In Germany, Ugandan author Kakwenza is receiving treatment.
According to his lawyer, after being “tortured” in prison, an award-winning Ugandan novelist who left the country after being accused of insulting President Yoweri Museveni and his son has landed in Germany to seek medical care.
“He arrived in Germany this morning,” Kakwenza Rukirabashaija’s lawyer, Eron Kiiza, told AFP, calling the news “a tremendous relief.”
In a case that has sparked worldwide attention, the writer was imprisoned just after Christmas and eventually charged with “offensive speech.”
The European Union was among those who demanded a “full probe” of Uganda’s human rights violations.
Rukirabashaija, 33, fled Uganda two weeks ago when a judge refused his request to have his passport back, just days before his criminal trial was about to begin.
He said he was tortured in detention and revealed painful-looking welts crisscrossing his back and scars on other areas of his body on television earlier this month.
Rukirabashaija, who was granted bail last month, escaped Uganda by crossing the rugged border into Rwanda and then traveling to a third country.
According to Kiiza, who refused to disclose any information, the UN Refugee Agency then supported his passage to Germany.
Rukirabashaija is accused of making derogatory remarks against Ugandan President Yoweri Museveni and his influential son Muhoozi Kainerugaba on Twitter.
He called Kainerugaba, a general who many Ugandans think is preparing to succeed his 77-year-old father, “huge” and a “curmudgeon” in one of his posts.
Human rights activists have demanded that the government investigate his accusations of torture and remove all charges against him.
“It is outrageous that Ugandan security forces continue to torture and mistreat prisoners,” Human Rights Watch Uganda researcher Oryem Nyeko said earlier this month.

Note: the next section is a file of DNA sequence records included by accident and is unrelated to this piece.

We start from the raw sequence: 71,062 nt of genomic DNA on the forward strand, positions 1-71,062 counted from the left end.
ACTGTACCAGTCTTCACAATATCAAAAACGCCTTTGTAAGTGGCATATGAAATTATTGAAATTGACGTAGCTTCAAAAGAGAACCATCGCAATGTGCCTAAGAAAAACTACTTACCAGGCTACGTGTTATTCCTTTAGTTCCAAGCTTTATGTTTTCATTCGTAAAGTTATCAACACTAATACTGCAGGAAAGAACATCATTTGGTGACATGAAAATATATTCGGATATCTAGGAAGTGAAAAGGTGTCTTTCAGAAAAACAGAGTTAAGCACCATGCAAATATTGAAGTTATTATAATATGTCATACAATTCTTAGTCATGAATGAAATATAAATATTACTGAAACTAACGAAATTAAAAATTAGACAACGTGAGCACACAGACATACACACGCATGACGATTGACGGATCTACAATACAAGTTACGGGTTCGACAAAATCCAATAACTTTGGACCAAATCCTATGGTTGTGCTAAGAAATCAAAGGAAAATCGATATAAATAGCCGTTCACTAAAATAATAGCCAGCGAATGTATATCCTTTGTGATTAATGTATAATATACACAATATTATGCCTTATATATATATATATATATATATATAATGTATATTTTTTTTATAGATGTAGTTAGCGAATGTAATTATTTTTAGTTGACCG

“Rather than arresting their opponents for tweets, Ugandan authorities should look into this and other serious claims of state security torture in recent years.”
Journalists have been assaulted, lawyers have been imprisoned, election observers have been punished, and opposition leaders have been forcefully muzzled in Uganda.
Activists have been targeted several times under the harsh Computer Misuse Act, which was used against Rukirabashaija and has severe penalties, including prison time.
Stella Nyanzi, an outspoken Ugandan activist and writer who escaped to Germany earlier this year, was imprisoned under the same statute in 2019 after tweeting a vulgar poem against Museveni on social media.
Rukirabashaija’s 2020 satirical book “The Greedy Barbarian,” which depicts high-level corruption in a fictitious society, received critical praise.
Since the publication of “The Greedy Barbarian,” he has been imprisoned many times and claims to have been tortured while being interviewed by military intelligence.
He won the PEN Pinter Prize for an International Writer of Courage in 2021, which is given yearly to a writer who has been persecuted for speaking out about his convictions, and PEN’s German section has campaigned in his favor.